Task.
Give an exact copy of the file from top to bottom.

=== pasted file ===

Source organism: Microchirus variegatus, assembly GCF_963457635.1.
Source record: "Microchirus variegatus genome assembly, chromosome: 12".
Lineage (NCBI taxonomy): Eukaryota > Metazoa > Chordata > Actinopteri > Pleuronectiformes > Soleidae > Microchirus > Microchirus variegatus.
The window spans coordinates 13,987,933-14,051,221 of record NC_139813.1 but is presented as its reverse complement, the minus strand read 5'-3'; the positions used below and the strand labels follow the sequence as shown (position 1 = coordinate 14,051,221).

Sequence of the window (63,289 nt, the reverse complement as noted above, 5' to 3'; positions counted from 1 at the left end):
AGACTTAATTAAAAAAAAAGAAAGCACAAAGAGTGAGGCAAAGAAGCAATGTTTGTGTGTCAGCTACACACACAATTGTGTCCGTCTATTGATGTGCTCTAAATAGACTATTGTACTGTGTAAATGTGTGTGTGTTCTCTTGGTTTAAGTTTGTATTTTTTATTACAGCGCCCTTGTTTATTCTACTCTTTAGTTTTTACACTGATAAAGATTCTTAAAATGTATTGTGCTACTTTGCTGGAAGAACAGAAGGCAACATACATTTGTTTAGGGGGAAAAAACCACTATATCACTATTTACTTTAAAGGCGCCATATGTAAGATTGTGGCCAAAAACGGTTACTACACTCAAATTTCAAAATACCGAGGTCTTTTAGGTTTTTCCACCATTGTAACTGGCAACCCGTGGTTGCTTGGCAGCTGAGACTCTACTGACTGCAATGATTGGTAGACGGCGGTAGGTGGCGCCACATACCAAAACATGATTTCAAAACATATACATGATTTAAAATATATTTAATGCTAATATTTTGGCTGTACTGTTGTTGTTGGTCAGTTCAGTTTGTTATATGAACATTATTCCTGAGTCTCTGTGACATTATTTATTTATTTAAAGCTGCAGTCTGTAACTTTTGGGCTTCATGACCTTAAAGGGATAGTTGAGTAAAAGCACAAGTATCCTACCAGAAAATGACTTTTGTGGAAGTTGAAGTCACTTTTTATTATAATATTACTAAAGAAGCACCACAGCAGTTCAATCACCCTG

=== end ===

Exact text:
Source organism: Microchirus variegatus, assembly GCF_963457635.1.
Source record: "Microchirus variegatus genome assembly, chromosome: 12".
Lineage (NCBI taxonomy): Eukaryota > Metazoa > Chordata > Actinopteri > Pleuronectiformes > Soleidae > Microchirus > Microchirus variegatus.
The window spans coordinates 13,987,933-14,051,221 of record NC_139813.1 but is presented as its reverse complement, the minus strand read 5'-3'; the positions used below and the strand labels follow the sequence as shown (position 1 = coordinate 14,051,221).

Sequence of the window (63,289 nt, the reverse complement as noted above, 5' to 3'; positions counted from 1 at the left end):
AGACTTAATTAAAAAAAAAGAAAGCACAAAGAGTGAGGCAAAGAAGCAATGTTTGTGTGTCAGCTACACACACAATTGTGTCCGTCTATTGATGTGCTCTAAATAGACTATTGTACTGTGTAAATGTGTGTGTGTTCTCTTGGTTTAAGTTTGTATTTTTTATTACAGCGCCCTTGTTTATTCTACTCTTTAGTTTTTACACTGATAAAGATTCTTAAAATGTATTGTGCTACTTTGCTGGAAGAACAGAAGGCAACATACATTTGTTTAGGGGGAAAAAACCACTATATCACTATTTACTTTAAAGGCGCCATATGTAAGATTGTGGCCAAAAACGGTTACTACACTCAAATTTCAAAATACCGAGGTCTTTTAGGTTTTTCCACCATTGTAACTGGCAACCCGTGGTTGCTTGGCAGCTGAGACTCTACTGACTGCAATGATTGGTAGACGGCGGTAGGTGGCGCCACATACCAAAACATGATTTCAAAACATATACATGATTTAAAATATATTTAATGCTAATATTTTGGCTGTACTGTTGTTGTTGGTCAGTTCAGTTTGTTATATGAACATTATTCCTGAGTCTCTGTGACATTATTTATTTATTTAAAGCTGCAGTCTGTAACTTTTGGGCTTCATGACCTTAAAGGGATAGTTGAGTAAAAGCACAAGTATCCTACCAGAAAATGACTTTTGTGGAAGTTGAAGTCACTTTTTATTATAATATTACTAAAGAAGCACCACAGCAGTTCAATCACCCTG